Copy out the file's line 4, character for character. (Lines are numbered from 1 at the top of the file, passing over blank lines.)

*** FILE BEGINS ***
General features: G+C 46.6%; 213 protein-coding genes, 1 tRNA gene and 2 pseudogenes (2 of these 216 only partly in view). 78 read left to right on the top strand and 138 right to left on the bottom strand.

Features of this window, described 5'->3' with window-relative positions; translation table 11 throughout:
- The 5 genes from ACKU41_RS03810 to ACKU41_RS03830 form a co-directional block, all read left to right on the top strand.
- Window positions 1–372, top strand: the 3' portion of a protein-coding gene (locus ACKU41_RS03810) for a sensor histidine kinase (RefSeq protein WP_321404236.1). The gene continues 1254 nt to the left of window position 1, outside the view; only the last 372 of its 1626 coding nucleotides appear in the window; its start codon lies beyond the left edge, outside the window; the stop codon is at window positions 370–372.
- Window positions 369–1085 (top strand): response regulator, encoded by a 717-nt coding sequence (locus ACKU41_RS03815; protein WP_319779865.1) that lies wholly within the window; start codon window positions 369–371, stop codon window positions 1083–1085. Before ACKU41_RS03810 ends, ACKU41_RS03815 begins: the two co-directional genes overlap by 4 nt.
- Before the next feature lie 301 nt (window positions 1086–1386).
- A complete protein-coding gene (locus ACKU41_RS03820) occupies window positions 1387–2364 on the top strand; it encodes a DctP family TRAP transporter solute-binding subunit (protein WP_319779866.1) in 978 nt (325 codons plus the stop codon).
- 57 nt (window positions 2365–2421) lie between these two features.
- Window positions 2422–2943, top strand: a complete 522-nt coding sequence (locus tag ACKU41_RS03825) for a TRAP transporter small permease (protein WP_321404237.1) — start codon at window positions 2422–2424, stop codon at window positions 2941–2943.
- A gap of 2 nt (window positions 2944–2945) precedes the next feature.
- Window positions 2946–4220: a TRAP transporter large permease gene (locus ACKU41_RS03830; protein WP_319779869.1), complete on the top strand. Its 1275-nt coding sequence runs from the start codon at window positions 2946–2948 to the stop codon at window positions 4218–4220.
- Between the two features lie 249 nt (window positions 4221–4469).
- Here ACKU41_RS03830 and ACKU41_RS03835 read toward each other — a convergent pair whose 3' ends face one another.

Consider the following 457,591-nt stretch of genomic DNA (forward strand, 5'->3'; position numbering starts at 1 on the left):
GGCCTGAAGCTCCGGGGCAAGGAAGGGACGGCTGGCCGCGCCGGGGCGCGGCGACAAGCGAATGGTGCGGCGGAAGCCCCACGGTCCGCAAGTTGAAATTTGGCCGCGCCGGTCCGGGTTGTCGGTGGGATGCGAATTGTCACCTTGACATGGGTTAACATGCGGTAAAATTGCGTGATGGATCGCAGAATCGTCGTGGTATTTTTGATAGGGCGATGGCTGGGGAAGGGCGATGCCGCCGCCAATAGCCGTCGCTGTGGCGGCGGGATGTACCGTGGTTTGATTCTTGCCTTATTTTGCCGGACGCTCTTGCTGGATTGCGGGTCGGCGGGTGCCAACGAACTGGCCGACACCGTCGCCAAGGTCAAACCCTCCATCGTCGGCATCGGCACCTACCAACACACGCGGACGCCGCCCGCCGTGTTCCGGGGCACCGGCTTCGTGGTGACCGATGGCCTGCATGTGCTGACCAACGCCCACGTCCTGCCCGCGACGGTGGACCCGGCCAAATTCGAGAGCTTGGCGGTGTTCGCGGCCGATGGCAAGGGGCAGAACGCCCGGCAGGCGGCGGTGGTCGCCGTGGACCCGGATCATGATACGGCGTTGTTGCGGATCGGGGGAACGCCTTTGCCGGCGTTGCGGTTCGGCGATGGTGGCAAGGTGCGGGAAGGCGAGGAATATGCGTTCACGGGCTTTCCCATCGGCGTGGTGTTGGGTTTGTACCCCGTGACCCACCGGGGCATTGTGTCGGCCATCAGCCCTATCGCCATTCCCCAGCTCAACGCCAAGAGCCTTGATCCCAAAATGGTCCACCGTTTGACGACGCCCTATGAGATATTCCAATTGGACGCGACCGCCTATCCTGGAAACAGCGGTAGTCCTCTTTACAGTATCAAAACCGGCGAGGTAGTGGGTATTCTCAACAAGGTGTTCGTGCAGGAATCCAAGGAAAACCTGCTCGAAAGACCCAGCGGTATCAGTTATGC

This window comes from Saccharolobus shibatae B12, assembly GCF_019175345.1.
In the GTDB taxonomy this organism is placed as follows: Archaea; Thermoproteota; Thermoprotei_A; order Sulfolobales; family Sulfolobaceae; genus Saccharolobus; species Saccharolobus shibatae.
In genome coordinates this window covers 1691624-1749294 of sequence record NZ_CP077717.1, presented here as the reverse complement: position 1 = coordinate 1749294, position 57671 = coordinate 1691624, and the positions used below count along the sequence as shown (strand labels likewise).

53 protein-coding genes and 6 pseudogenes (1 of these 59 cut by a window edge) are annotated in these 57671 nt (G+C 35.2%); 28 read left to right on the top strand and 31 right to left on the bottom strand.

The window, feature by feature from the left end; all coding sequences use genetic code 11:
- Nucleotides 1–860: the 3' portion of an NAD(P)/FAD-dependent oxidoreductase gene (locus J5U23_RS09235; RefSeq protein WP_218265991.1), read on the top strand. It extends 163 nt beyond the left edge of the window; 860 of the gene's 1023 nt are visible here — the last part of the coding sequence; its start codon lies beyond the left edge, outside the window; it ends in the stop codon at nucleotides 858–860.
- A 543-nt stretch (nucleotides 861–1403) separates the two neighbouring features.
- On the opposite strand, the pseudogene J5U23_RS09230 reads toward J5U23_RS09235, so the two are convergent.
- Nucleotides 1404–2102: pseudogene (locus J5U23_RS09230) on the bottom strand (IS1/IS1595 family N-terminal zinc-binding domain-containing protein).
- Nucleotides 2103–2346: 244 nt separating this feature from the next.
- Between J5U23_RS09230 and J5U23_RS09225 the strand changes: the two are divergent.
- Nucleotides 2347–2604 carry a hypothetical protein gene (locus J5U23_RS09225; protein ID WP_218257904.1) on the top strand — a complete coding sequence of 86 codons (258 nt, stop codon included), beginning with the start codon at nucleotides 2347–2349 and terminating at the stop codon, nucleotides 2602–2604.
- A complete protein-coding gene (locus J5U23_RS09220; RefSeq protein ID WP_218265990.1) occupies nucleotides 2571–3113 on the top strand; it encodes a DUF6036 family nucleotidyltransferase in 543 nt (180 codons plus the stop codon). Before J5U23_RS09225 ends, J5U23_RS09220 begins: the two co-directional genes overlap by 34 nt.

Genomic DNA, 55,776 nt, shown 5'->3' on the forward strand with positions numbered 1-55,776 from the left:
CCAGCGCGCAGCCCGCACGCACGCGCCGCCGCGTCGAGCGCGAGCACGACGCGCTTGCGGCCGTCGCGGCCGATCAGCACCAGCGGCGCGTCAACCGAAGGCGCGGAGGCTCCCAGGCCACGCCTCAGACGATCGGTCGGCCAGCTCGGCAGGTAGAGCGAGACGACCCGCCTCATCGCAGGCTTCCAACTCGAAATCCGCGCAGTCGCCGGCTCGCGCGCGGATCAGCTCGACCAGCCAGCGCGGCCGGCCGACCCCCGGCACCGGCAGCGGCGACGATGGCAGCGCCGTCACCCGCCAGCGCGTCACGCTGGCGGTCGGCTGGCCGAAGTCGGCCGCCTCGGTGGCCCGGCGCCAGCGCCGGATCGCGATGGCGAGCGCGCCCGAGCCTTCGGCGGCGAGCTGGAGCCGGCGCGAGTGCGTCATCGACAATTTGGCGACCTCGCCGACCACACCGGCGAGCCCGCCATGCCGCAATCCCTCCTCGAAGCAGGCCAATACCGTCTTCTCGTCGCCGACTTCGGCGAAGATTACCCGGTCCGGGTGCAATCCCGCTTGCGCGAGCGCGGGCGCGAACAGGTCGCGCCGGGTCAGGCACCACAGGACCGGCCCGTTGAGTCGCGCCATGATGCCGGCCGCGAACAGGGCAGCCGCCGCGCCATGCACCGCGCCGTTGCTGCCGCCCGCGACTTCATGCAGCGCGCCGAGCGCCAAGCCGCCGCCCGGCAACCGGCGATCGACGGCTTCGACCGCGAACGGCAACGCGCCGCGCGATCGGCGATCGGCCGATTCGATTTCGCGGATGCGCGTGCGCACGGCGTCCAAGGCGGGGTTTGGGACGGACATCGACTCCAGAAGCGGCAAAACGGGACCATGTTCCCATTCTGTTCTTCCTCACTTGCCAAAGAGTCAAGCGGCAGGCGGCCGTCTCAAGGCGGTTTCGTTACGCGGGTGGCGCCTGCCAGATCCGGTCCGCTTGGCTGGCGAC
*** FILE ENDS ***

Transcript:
- Window positions 1–372, top strand: the 3' portion of a protein-coding gene (locus ACKU41_RS03810) for a sensor histidine kinase (RefSeq protein WP_321404236.1). The gene continues 1254 nt to the left of window position 1, outside the view; only the last 372 of its 1626 coding nucleotides appear in the window; its start codon lies beyond the left edge, outside the window; the stop codon is at window positions 370–372.